Airing Dirty Laundry: How API Flaws Allowed Students to do their Laundry for Free

Many consumers are big fans of smart appliances and toys for their ease of use and integration into their smart home setups. It is very alluring to be able to pull up an app on your phone to turn on the lights or heat up your oven.

APIs often power these features that consumers have come to enjoy. However, whenever you can remotely access your smart device, there is always a chance that someone else can too if the manufacturer has not implemented proper security measures. Tech-savvy consumers may also figure out how to tamper with their appliances in ways the manufacturer didn’t intend. Such tampering can result in real business loss if the security failure involves the exchange of money.

One such incident has caused a wave of media coverage recently – a connected/smart laundry system created by CSC ServiceWorks could be tricked into giving free laundry cycles. Students at UC Santa Cruz discovered API flaws to bypass the need for payments and even fill their laundry account with millions of dollars.

Checking pockets for any hidden goodies (or Swagger UI docs)

When you want to probe an API for security flaws, a common first step is to try and find documentation. For public APIs, a lot of documentation is usually available and easy to find. For private or internal APIs, documentation is almost always never available publicly because the company didn’t intend for others to use the APIs. The availability of documentation can help security researchers by saving them considerable time.

Instead of reverse engineering binary files or JavaScript, an Open API spec can provide everything that is needed to probe an API for weakness, and sometimes even reveal internal APIs that unlock privileged access.

Swagger UI is a documentation platform designed for APIs. CSC ServiceWorks used it to document their API. They accidentally left it exposed for anyone to view (if they knew where to look). This made it easy to work with the API and removed the need to reverse engineer anything. Here is an example of an API call where all request fields are clearly documented:

Starting a load: Exploiting the API for free cycles

With the documentation in hand, it didn’t take long to discover some interesting API requests with body parameters that shouldn’t be there.

There were at least 2 critical vulnerabilities in the API that ultimately allowed to start a laundry machine for free. Both vulnerabilities are examples of Broken Object Property Level Authorization.

The first vulnerability was with the startMachineWithPayment API. If you look closely, you will notice how there is an amount field:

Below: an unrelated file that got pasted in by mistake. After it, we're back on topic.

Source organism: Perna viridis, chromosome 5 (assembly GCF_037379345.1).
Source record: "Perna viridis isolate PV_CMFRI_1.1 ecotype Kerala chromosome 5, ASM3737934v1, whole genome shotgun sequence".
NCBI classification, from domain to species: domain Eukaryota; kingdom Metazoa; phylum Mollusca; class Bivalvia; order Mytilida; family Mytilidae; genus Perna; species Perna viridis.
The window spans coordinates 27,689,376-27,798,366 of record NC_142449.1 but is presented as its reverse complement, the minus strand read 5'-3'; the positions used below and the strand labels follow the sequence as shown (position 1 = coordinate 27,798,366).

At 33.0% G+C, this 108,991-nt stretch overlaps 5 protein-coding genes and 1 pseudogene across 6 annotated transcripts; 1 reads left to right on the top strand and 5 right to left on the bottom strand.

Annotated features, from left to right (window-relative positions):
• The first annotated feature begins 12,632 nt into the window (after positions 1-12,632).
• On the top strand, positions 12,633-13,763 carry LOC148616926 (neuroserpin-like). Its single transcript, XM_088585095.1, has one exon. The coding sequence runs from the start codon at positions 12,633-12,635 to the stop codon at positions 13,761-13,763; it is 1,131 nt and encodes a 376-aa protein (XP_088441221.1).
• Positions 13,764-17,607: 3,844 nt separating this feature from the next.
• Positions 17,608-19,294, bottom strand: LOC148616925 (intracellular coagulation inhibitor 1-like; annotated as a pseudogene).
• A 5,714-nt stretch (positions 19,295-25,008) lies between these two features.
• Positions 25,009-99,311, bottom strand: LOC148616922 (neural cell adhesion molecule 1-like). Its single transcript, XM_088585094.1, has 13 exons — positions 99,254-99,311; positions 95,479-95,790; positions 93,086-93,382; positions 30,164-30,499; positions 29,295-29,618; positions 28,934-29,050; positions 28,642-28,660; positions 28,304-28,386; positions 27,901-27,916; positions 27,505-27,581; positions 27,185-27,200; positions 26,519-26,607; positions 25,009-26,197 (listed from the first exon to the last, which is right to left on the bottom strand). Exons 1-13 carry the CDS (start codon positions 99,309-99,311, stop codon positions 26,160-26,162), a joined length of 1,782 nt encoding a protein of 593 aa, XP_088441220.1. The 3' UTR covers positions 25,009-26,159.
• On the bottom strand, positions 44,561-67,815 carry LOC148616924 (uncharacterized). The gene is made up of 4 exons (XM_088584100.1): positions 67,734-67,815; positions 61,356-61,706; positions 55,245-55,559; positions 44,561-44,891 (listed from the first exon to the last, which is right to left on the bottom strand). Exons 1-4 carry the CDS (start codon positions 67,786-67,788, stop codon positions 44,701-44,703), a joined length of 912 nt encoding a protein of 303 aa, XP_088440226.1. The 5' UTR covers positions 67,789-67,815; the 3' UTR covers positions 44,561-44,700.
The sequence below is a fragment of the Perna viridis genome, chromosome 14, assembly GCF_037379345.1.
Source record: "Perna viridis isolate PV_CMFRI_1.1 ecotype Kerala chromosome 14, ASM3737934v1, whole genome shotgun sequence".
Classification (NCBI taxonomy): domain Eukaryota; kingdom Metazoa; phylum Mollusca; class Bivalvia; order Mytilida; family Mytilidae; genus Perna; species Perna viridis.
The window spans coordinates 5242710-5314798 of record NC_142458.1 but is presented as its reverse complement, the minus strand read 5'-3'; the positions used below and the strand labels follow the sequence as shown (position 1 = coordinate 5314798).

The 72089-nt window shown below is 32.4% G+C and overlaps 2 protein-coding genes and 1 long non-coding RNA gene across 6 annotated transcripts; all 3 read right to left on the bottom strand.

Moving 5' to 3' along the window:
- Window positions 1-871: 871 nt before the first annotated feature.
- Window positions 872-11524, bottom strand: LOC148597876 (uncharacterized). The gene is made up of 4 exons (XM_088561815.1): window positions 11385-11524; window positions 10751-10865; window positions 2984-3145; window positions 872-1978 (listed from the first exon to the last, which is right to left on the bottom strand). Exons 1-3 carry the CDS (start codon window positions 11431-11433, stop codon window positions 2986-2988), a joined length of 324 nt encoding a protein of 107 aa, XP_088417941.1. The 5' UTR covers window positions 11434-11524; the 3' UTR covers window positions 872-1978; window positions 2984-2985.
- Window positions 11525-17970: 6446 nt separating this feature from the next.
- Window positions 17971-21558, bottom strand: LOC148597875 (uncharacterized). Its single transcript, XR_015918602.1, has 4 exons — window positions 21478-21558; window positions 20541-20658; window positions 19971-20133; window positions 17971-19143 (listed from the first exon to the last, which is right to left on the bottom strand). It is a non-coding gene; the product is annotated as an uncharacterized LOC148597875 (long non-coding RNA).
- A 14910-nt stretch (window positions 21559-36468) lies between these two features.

This was an important discovery because it indicated the client had control over how much they were spending. Instead of the server deducting a set amount of money from the account, it relied on the client to tell them how much to deduct. When it was set to 0, no money was deducted, but the laundry machine still started.

With this vulnerability, it was unnecessary to add any funds to your account, but to get any laundry done, you would have to send this API request manually each time, which would get tedious. Sometimes you just want to start a load quickly and get back to studying (or partying). Fortunately, the second vulnerability made things even easier.

The second vulnerability was with the deposit API itself. You buy laundry credit using an external payment processor, and then the CSC API to actually add the funds would be called with the amount you paid:

The issue was once again the API blindly accepting a client-provided amount. The actual purchase could be bypassed entirely. If you wanted a million dollars for your laundry, you would put that in the amount field and the API server would happily accept it. It didn’t actually check with the payment processor that you actually paid the amount.

You would be free to do laundry for the rest of your days without having to worry about money again!

$13 million laundry credits ought to be enough for anybody, but it wouldn’t hurt to refer a friend to get a little more! Slug Security/slugsec.ucsc.edu

Previous trouble with hot water

Back in 2022 there was another eerily similar incident involving a hot water appliance: Jacuzzi SmartTubs. There was a critical API flaw that allowed any logged in user to access all the admin functions and user information. Missing access controls made this possible. The issue was eventually resolved after a similarly long disclosure and serves as another warning about the potential dangers of “smart” platforms. You should be cautious about what data you put into these platforms and how deeply you integrate them into your network. Many smart device manufacturers do not dedicate a lot of time to securing their products, and these incidents clearly show that it needs to start becoming more of a priority – especially when money is involved.


Traceable ASPEN

Traceable ASPEN provides vendor neutral and threat driven research in API security, investigating the latest breaches with world leading expertise and analysis. We believe in securing the world’s APIs with actionable insights from across the industry. We are offensively minded, defensively driven, and focused on your protection.